I couldn’t help but notice that today’s Gospel begins with the statement: “This is the testimony of John.” It set me to thinking about the kind of testimony that John offers. The testimony is given in response to a challenge. Perhaps there is an intrinsic link that exists between a challenge, and the response to that challenge, which is a “testimony” in its most personal sense. In other words, a challenge elicits a testimony.
His first questioners challenge his identity; they run through a list of possible identities, but John denies each identity which they offer him. Finally, out of frustration, and because they have to answer to those who sent them, they say, “Who are you…what do you have to say for yourself.” His response is not a named identity, it is an action: “I am the voice of one crying out in the desert, Make straight the way of the Lord.”
The point is underscored, repeated, when the second group of questioners come to him and challenge him: “Why then do you baptize if you are not the Christ, or Elijah or the Prophet?”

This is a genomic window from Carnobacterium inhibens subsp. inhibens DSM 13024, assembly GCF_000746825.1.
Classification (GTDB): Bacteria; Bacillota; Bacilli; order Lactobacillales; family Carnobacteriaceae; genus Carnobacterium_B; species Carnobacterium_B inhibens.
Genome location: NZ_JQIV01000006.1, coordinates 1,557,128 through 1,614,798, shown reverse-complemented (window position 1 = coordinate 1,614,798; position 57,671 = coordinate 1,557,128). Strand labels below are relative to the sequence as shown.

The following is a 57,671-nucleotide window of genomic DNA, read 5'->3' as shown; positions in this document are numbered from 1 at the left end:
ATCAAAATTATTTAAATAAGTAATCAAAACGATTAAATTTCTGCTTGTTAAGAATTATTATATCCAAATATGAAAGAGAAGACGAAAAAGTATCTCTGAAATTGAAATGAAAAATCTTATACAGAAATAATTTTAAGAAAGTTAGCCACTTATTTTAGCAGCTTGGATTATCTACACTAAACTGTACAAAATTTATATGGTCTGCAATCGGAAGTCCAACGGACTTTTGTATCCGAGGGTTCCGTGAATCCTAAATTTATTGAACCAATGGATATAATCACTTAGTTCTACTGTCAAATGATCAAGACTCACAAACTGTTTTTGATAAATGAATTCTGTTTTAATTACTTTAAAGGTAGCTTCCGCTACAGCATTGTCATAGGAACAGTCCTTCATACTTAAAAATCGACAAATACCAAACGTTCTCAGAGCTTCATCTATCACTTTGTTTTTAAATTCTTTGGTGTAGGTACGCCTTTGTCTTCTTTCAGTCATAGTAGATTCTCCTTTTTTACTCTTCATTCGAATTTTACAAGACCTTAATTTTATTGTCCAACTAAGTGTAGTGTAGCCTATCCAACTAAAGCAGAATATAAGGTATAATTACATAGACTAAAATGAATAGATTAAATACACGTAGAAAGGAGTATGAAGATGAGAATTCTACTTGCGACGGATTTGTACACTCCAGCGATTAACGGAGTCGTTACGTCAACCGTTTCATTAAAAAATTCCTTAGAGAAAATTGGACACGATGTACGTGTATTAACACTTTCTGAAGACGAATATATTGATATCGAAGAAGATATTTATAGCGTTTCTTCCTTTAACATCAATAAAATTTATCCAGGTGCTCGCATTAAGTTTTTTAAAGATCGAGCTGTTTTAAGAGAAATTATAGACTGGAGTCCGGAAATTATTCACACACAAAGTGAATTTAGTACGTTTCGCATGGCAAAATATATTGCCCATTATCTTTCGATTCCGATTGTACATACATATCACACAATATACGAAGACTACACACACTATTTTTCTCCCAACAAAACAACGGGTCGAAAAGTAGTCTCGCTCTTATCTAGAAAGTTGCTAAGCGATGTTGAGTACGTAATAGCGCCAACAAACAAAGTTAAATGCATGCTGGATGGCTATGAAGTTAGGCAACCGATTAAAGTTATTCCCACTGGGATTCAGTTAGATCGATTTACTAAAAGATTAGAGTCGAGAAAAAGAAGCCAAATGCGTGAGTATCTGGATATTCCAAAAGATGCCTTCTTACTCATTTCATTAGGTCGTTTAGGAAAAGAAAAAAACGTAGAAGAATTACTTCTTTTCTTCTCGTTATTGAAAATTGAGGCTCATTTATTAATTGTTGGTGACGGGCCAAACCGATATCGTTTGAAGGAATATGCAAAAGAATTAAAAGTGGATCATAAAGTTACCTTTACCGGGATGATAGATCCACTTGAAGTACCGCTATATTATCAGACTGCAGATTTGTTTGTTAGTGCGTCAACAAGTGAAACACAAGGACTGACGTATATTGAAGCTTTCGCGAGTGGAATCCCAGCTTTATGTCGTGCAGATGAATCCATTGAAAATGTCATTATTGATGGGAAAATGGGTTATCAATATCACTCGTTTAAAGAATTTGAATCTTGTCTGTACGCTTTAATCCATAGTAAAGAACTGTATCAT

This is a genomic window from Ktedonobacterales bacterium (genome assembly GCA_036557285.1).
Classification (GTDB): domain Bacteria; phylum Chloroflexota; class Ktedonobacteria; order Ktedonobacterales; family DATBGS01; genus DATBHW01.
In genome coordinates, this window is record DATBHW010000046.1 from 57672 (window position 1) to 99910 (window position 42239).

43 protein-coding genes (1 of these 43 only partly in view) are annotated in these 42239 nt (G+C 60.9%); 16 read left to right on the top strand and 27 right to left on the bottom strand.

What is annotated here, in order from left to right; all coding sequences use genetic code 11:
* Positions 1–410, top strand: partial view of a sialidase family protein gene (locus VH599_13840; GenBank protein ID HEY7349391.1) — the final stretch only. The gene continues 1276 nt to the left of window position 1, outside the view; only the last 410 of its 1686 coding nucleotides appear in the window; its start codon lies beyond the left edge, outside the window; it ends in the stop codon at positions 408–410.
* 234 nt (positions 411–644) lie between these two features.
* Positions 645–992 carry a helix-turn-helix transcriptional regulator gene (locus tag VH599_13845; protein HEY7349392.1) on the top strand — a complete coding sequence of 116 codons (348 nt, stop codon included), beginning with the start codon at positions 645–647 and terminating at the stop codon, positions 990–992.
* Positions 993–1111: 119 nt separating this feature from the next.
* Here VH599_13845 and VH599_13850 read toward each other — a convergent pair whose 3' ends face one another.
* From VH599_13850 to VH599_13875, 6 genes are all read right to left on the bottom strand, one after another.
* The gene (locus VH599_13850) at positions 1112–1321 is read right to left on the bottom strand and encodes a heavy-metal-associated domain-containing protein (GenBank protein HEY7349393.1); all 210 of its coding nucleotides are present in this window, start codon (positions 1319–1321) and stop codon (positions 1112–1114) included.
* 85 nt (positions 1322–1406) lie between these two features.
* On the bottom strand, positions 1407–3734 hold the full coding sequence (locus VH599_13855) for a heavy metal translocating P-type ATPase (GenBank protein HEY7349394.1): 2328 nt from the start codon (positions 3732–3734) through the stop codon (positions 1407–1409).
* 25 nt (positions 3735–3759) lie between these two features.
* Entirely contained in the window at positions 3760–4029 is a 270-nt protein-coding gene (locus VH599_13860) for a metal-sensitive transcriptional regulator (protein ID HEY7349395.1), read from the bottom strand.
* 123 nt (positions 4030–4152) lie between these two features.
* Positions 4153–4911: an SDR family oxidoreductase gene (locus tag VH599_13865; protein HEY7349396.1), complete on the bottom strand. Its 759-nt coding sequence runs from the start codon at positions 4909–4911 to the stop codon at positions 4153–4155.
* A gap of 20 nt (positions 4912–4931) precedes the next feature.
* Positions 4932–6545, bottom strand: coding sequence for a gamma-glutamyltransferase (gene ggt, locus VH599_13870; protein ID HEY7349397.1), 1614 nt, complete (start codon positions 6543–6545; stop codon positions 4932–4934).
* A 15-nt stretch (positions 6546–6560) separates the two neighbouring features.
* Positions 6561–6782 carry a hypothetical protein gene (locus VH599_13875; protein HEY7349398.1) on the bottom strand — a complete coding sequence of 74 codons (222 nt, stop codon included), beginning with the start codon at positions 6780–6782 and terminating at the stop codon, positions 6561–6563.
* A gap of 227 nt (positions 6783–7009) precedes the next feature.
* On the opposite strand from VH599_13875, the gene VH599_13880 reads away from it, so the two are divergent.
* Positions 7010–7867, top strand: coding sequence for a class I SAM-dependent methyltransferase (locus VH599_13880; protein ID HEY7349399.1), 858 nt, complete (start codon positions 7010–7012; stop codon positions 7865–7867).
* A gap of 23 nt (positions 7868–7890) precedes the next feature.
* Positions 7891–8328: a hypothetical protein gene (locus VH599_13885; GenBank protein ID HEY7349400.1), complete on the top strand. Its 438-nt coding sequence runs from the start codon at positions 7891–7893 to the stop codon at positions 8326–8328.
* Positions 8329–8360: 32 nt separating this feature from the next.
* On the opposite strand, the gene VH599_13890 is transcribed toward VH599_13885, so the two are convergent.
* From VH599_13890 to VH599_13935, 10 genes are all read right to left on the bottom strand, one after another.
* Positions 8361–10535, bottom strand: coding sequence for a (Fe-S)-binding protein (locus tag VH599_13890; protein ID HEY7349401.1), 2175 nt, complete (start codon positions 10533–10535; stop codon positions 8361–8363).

John responds by asserting what he does, “I baptize with water….” Then, pointing out that “there is one among you whom you do not recognize…,” he gives testimony to that other person by testifying to his own unworthiness, “…whose sandal strap I am not worthy to untie.”
Testimony is not given in words, the testimony which is most honest, is the testimony of actions/deeds. We have come to the start of a new year, one which is laden with challenge. During this coming year the United States will give testimony of its care for human life by how it responds to natural tragedies, many of them weather-related; the citizens of this country will try to assess the testimony of candidates for political office, and the testimony of heart-broken families will challenge the policies and practices of law enforcement communities.
Since 1963, the official motto of the Los Angeles police department has been “to protect and to serve”; John the Baptist might have been comfortable answering his challengers with that phrase; are you?
Fr. Arthur Carrillo, C.P. is the director of the Missions for Holy Cross Province. He lives in Chicago, Illinois.